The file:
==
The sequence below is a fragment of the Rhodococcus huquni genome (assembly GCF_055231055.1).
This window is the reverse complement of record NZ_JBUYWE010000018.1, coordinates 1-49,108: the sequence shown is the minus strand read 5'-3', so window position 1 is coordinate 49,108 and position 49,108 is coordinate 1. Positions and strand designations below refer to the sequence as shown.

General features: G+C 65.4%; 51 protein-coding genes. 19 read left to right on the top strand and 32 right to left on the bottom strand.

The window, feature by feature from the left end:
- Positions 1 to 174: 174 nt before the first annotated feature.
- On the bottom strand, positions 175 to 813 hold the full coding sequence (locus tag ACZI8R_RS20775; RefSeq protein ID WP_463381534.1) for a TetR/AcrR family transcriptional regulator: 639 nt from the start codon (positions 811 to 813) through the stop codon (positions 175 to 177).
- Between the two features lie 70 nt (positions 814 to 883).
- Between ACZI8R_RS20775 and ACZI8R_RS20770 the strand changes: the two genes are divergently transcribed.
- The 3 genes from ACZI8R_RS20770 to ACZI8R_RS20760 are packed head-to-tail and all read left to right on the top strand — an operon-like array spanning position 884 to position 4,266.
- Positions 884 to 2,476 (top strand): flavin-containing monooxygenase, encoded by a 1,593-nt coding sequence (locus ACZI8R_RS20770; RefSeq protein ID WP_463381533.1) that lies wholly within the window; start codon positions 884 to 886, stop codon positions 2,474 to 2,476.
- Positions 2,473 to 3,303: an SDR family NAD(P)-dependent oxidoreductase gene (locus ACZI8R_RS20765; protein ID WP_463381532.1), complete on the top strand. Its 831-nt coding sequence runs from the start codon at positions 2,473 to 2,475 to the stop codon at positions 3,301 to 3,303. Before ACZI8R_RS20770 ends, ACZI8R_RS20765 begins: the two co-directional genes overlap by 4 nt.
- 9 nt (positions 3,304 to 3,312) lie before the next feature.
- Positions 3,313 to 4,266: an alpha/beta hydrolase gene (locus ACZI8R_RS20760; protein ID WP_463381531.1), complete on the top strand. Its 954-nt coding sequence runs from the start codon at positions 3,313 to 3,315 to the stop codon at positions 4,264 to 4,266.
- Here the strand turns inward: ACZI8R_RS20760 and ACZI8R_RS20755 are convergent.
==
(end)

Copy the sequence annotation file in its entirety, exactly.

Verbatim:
The sequence below is a fragment of the Rhodococcus huquni genome (assembly GCF_055231055.1).
This window is the reverse complement of record NZ_JBUYWE010000018.1, coordinates 1-49,108: the sequence shown is the minus strand read 5'-3', so window position 1 is coordinate 49,108 and position 49,108 is coordinate 1. Positions and strand designations below refer to the sequence as shown.

General features: G+C 65.4%; 51 protein-coding genes. 19 read left to right on the top strand and 32 right to left on the bottom strand.

The window, feature by feature from the left end:
- Positions 1 to 174: 174 nt before the first annotated feature.
- On the bottom strand, positions 175 to 813 hold the full coding sequence (locus tag ACZI8R_RS20775; RefSeq protein ID WP_463381534.1) for a TetR/AcrR family transcriptional regulator: 639 nt from the start codon (positions 811 to 813) through the stop codon (positions 175 to 177).
- Between the two features lie 70 nt (positions 814 to 883).
- Between ACZI8R_RS20775 and ACZI8R_RS20770 the strand changes: the two genes are divergently transcribed.
- The 3 genes from ACZI8R_RS20770 to ACZI8R_RS20760 are packed head-to-tail and all read left to right on the top strand — an operon-like array spanning position 884 to position 4,266.
- Positions 884 to 2,476 (top strand): flavin-containing monooxygenase, encoded by a 1,593-nt coding sequence (locus ACZI8R_RS20770; RefSeq protein ID WP_463381533.1) that lies wholly within the window; start codon positions 884 to 886, stop codon positions 2,474 to 2,476.
- Positions 2,473 to 3,303: an SDR family NAD(P)-dependent oxidoreductase gene (locus ACZI8R_RS20765; protein ID WP_463381532.1), complete on the top strand. Its 831-nt coding sequence runs from the start codon at positions 2,473 to 2,475 to the stop codon at positions 3,301 to 3,303. Before ACZI8R_RS20770 ends, ACZI8R_RS20765 begins: the two co-directional genes overlap by 4 nt.
- 9 nt (positions 3,304 to 3,312) lie before the next feature.
- Positions 3,313 to 4,266: an alpha/beta hydrolase gene (locus ACZI8R_RS20760; protein ID WP_463381531.1), complete on the top strand. Its 954-nt coding sequence runs from the start codon at positions 3,313 to 3,315 to the stop codon at positions 4,264 to 4,266.
- Here the strand turns inward: ACZI8R_RS20760 and ACZI8R_RS20755 are convergent.